What are Outriggers Used For on a Fishing Boat? (Find Out)
Maybe the outcomes of your fishing trips are becoming a little underwhelming. On a good day, four or five fish might be your max, and there’s really nothing wrong with those numbers. But if you want to improve your results, you might want to consider an outrigger.
Yeah, you’ve seen them before. They’re those long poles that run parallel to a fishing boat on either side. And although they might look like they were designed to just improve balance, they actually serve a bigger purpose than that. So exactly what are outriggers used for on a fishing boat? Here’s what you need to know.
What is a Boat Outrigger?
A boat outrigger is essentially a set of poles that extend from your fishing boat. They’re held at a distance from the boat and attach typically to the gunwales. They’re available in a range of lengths and sizes, designed to accommodate different kinds of boats.
While you might usually take your fishing boat a few miles off the coast, a set of boat outriggers should be able to let you travel much farther. This then allows fishermen to do offshore trolling which is known to produce much more fish.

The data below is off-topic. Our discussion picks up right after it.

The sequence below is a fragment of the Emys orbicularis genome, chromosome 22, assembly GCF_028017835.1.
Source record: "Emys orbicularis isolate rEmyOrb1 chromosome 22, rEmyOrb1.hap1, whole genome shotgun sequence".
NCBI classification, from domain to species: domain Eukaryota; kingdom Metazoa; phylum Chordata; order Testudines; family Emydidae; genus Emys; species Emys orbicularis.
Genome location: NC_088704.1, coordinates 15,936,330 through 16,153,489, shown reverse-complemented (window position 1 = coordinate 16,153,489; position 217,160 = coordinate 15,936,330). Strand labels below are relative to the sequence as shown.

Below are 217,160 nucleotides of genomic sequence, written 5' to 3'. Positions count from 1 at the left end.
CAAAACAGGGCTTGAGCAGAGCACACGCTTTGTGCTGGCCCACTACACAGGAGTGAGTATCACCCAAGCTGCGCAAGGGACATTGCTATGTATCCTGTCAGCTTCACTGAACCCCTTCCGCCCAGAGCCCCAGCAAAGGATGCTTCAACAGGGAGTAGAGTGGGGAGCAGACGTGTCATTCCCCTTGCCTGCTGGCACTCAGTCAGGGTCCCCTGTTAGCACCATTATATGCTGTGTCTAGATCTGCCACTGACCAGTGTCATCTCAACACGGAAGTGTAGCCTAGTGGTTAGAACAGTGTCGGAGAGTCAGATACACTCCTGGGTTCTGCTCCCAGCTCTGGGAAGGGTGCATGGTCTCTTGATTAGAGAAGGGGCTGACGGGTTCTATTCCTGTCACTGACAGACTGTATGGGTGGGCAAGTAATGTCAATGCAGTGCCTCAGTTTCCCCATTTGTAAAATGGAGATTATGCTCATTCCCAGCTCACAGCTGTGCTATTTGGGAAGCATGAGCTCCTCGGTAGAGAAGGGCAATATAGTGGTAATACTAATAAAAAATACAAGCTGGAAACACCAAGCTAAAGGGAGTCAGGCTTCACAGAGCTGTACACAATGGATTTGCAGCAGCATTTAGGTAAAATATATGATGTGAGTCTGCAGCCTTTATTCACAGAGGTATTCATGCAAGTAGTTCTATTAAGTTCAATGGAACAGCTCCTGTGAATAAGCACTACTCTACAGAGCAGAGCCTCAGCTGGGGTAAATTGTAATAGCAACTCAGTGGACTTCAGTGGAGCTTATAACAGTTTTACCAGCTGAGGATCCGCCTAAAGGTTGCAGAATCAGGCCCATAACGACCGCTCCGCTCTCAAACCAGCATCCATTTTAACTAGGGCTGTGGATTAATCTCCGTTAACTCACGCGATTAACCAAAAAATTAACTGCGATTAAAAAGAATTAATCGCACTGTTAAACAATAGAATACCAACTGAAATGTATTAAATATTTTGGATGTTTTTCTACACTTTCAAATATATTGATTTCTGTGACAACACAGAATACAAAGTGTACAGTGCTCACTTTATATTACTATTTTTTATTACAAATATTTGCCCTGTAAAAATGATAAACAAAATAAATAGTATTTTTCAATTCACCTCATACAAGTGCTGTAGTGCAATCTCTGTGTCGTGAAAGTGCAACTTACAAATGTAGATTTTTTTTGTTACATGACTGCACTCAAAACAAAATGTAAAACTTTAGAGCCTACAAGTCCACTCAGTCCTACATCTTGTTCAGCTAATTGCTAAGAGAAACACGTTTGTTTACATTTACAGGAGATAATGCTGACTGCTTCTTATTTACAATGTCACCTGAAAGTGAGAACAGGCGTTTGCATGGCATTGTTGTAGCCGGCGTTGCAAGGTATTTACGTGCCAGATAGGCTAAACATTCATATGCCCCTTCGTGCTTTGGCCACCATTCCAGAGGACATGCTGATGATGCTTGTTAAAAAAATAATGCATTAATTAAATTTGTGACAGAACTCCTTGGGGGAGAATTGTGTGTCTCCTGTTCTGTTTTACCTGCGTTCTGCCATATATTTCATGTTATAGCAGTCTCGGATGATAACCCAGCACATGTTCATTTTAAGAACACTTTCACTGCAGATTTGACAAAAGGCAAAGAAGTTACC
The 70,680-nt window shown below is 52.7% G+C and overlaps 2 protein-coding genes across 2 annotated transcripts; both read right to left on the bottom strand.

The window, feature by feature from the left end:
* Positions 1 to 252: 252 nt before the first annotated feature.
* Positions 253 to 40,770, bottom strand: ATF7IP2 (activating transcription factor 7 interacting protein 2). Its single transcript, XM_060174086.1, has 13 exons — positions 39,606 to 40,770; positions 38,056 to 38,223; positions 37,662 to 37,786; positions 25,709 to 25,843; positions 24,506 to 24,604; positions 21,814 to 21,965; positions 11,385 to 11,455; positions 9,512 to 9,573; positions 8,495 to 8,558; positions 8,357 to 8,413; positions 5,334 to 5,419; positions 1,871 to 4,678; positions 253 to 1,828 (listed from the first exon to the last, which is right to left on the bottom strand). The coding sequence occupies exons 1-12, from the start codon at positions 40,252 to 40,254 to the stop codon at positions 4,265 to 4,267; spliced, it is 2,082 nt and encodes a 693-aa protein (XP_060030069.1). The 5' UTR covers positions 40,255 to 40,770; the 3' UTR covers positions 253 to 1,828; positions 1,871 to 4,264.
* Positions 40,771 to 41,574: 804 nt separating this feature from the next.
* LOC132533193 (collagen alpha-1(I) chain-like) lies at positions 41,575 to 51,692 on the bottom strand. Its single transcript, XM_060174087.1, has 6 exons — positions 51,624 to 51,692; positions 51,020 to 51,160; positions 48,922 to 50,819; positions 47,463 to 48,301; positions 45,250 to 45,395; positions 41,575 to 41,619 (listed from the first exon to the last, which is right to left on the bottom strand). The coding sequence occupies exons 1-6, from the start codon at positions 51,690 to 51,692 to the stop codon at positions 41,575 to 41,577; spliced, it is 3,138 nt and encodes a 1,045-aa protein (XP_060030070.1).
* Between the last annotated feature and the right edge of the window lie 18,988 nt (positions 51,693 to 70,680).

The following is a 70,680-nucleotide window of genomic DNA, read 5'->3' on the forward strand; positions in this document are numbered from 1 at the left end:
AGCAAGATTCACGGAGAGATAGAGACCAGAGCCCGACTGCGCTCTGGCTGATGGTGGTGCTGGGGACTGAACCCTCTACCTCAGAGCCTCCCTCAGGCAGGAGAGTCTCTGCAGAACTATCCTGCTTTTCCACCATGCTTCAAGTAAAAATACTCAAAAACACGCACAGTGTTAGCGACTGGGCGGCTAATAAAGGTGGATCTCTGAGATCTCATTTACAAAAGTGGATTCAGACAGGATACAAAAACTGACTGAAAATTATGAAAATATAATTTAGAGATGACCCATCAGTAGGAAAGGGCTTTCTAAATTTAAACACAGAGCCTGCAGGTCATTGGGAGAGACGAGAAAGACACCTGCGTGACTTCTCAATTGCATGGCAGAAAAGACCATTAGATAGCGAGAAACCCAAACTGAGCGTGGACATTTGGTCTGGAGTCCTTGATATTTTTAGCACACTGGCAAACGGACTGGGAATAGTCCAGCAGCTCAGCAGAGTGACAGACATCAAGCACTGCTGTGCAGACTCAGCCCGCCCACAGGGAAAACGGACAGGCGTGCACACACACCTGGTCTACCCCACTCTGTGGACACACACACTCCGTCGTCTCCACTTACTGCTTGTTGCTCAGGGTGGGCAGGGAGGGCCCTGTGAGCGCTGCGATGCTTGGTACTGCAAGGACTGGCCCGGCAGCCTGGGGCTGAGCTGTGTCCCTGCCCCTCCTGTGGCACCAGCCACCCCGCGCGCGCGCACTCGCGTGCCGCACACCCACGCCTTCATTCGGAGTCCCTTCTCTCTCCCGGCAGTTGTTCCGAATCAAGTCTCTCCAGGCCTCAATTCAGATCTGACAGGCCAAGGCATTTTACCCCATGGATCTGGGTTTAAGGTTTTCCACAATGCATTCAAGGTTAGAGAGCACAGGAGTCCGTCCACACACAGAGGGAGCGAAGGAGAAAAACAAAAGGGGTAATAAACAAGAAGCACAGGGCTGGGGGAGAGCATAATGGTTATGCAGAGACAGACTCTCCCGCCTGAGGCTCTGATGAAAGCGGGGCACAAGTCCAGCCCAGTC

How Do Outriggers Work?
The ultimate purpose of an outrigger is to give you something that can hold on to multiple lines at once. During use, outriggers are lowered at an angle so that they sit closer to the surface of the water. They also come equipped with a number of pulleys, quick release clips, and other features that let you operate the lines and reel in your fish.
If you’ve been fishing for a while, you’ve probably already heard of (or even tried) trolling which involves dragging your line and bait under the water while your boat moves at a steady pace. The purpose of trolling is to attract fish since they tend to go for bait that looks alive, instead of just a lure that dangles in the water.
Outriggers help improve the outcomes of trolling because they let you deploy multiple lines all at once. That means you can create the illusion of a school of moving fish, which greatly improves your chances of getting more bites over the course of your fishing time.
Different Outrigger Set-Ups